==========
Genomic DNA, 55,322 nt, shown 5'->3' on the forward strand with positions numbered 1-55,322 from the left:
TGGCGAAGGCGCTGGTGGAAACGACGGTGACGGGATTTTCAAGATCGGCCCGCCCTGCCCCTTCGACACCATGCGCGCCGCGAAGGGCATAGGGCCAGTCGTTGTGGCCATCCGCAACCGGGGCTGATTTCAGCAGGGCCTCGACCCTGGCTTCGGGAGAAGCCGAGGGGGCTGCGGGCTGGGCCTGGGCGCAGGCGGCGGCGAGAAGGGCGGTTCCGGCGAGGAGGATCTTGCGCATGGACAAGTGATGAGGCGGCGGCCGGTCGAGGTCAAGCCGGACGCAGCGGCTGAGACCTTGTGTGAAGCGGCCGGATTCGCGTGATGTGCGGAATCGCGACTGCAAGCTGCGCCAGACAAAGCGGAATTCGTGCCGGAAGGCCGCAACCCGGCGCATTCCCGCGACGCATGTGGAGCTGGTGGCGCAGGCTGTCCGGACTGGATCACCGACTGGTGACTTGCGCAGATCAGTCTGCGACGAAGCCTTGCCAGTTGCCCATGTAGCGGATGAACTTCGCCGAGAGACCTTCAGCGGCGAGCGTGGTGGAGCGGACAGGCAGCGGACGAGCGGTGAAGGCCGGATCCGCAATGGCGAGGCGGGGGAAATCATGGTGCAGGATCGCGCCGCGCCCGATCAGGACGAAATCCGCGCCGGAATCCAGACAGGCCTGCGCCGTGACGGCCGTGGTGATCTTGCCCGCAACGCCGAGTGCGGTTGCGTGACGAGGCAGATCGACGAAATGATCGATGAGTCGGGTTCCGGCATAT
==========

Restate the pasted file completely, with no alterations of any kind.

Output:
Genomic DNA, 55,322 nt, shown 5'->3' on the forward strand with positions numbered 1-55,322 from the left:
TGGCGAAGGCGCTGGTGGAAACGACGGTGACGGGATTTTCAAGATCGGCCCGCCCTGCCCCTTCGACACCATGCGCGCCGCGAAGGGCATAGGGCCAGTCGTTGTGGCCATCCGCAACCGGGGCTGATTTCAGCAGGGCCTCGACCCTGGCTTCGGGAGAAGCCGAGGGGGCTGCGGGCTGGGCCTGGGCGCAGGCGGCGGCGAGAAGGGCGGTTCCGGCGAGGAGGATCTTGCGCATGGACAAGTGATGAGGCGGCGGCCGGTCGAGGTCAAGCCGGACGCAGCGGCTGAGACCTTGTGTGAAGCGGCCGGATTCGCGTGATGTGCGGAATCGCGACTGCAAGCTGCGCCAGACAAAGCGGAATTCGTGCCGGAAGGCCGCAACCCGGCGCATTCCCGCGACGCATGTGGAGCTGGTGGCGCAGGCTGTCCGGACTGGATCACCGACTGGTGACTTGCGCAGATCAGTCTGCGACGAAGCCTTGCCAGTTGCCCATGTAGCGGATGAACTTCGCCGAGAGACCTTCAGCGGCGAGCGTGGTGGAGCGGACAGGCAGCGGACGAGCGGTGAAGGCCGGATCCGCAATGGCGAGGCGGGGGAAATCATGGTGCAGGATCGCGCCGCGCCCGATCAGGACGAAATCCGCGCCGGAATCCAGACAGGCCTGCGCCGTGACGGCCGTGGTGATCTTGCCCGCAACGCCGAGTGCGGTTGCGTGACGAGGCAGATCGACGAAATGATCGATGAGTCGGGTTCCGGCATAT